Small molecule RIG-I agonists induce innate immune responses, immunogenic tumor cell death and in vivo protective immune responses in a colon carcinoma model

Identification: Probst, Peter


Description

Small molecule RIG-I agonists induce innate immune responses, immunogenic tumor cell death and in vivo protective immune responses in a colon carcinoma model
 
Peter Probst, Helle Jensen, Patrick McGowan, David Peckham, Huyen Dinh, Dan Goldberg, Shawn P. Iadonato and Kristin M. Bedard
KINETA- Immuno-Oncology Seattle, WA USA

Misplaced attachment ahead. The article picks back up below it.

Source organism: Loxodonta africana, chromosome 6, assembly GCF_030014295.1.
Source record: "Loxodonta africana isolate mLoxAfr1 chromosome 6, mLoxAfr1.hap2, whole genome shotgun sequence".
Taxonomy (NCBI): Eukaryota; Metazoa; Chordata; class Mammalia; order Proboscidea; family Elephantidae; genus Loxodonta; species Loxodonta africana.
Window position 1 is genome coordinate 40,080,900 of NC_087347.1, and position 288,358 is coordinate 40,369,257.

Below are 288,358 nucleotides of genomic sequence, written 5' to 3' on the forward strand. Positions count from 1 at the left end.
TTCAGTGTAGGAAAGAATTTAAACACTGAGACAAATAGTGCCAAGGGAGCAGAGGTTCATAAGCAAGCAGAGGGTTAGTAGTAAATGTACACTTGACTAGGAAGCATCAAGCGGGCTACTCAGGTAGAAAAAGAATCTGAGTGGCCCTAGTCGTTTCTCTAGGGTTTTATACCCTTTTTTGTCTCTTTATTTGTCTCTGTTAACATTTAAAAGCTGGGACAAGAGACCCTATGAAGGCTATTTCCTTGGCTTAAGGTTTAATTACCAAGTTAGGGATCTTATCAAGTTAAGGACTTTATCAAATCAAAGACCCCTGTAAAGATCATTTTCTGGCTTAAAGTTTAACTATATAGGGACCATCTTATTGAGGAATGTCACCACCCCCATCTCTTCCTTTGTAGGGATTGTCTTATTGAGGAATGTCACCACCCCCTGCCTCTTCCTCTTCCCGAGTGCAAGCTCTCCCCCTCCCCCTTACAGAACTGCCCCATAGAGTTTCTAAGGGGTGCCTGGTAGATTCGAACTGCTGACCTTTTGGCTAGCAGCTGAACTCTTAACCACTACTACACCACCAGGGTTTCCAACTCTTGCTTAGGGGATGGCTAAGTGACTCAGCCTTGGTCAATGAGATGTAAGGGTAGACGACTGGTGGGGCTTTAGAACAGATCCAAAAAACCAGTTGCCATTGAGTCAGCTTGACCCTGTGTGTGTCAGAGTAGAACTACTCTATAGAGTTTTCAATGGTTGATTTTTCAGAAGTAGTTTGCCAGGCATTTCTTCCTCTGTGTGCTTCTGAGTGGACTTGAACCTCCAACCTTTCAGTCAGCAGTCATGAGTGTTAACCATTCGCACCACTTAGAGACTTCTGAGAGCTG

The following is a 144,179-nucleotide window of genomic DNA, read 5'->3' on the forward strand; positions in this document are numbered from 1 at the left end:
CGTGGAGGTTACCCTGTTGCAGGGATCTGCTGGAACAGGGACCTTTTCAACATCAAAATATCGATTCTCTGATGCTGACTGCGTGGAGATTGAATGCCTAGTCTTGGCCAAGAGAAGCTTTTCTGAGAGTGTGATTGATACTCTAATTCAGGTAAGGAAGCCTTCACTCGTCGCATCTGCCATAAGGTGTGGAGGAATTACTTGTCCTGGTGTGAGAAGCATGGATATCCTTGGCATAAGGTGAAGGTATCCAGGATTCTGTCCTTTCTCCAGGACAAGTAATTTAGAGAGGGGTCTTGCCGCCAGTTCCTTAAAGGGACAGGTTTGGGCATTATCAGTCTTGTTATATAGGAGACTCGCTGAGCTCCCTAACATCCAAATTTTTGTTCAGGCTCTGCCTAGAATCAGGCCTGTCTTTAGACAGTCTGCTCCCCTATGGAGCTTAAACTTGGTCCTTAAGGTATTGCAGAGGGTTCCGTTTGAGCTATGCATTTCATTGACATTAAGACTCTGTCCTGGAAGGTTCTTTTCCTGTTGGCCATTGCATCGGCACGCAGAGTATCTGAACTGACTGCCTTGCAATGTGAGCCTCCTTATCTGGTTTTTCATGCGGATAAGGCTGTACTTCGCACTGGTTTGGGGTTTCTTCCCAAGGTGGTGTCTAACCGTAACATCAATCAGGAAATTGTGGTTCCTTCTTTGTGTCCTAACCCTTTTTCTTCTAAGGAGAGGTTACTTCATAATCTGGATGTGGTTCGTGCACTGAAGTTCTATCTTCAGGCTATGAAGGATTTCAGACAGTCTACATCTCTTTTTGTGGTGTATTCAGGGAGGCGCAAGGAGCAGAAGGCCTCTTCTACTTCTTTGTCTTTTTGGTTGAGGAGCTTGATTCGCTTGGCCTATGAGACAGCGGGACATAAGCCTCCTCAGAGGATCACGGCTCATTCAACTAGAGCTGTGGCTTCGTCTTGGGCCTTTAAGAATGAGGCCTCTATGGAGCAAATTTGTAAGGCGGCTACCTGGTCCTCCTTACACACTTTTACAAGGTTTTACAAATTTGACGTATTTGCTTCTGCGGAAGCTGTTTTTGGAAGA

The efficacy of checkpoint inhibitor immunotherapy is dependent on a pre-existing anti-tumor immune response in cancer patients. Combination therapies with modalities eliciting an effector T cell response against tumor antigens may expand the therapeutic benefit of checkpoint inhibitor-mediated immunotherapy. Activation of RIG-I-like receptor pathways has been shown to elicit immunogenic cell death (ICD) in a variety of tumor models.  Kineta has identified a panel of small molecule IRF3-dependent RIG-I agonists that induce ICD in tumor cells. RIG-I knockout cell lines were used to show that the proof-of-concept compound, KIN131A, activates RIG-I-dependent signaling in a manner distinct from RNA ligands, stimulates chemokine/cytokine production by human PBMCs, and induces direct activation of dendritic cells. In colon carcinoma CT26 cells, KIN131A treatment induces release of the danger-associated molecular pattern molecules HMGB1 and ATP, mediates the translocation of calreticulin to the cell surface, and activates the intrinsic apoptosis pathway. Experiments using the CT26 colon carcinoma model were used to characterize KIN131A mediated ICD in vivo. KIN131A and related derivatives identified through SAR inhibited tumor growth, enhanced survival, and caused complete regression of tumor growth in approximately 30% of mice. Mice showing complete tumor regression were resistant to re-challenge for up to at least 6 months after primary tumor implantation. Animals that were responsive to KIN131A treatment also demonstrated an increase in tumor antigen specific T cells compared to tumor-bearing animals. These data demonstrate that our RIG-I agonists activate the innate immune response, induce ICD in tumor cells in vivo, and elicit an anti-tumor memory T cell response that controls tumor growth. The induction of ICD by small molecule RIG-I agonists may provide a unique immunotherapeutic opportunity to induce or boost the antitumor immune response in patients and enhance the efficacy of checkpoint inhibitor-mediated immunotherapy.
 

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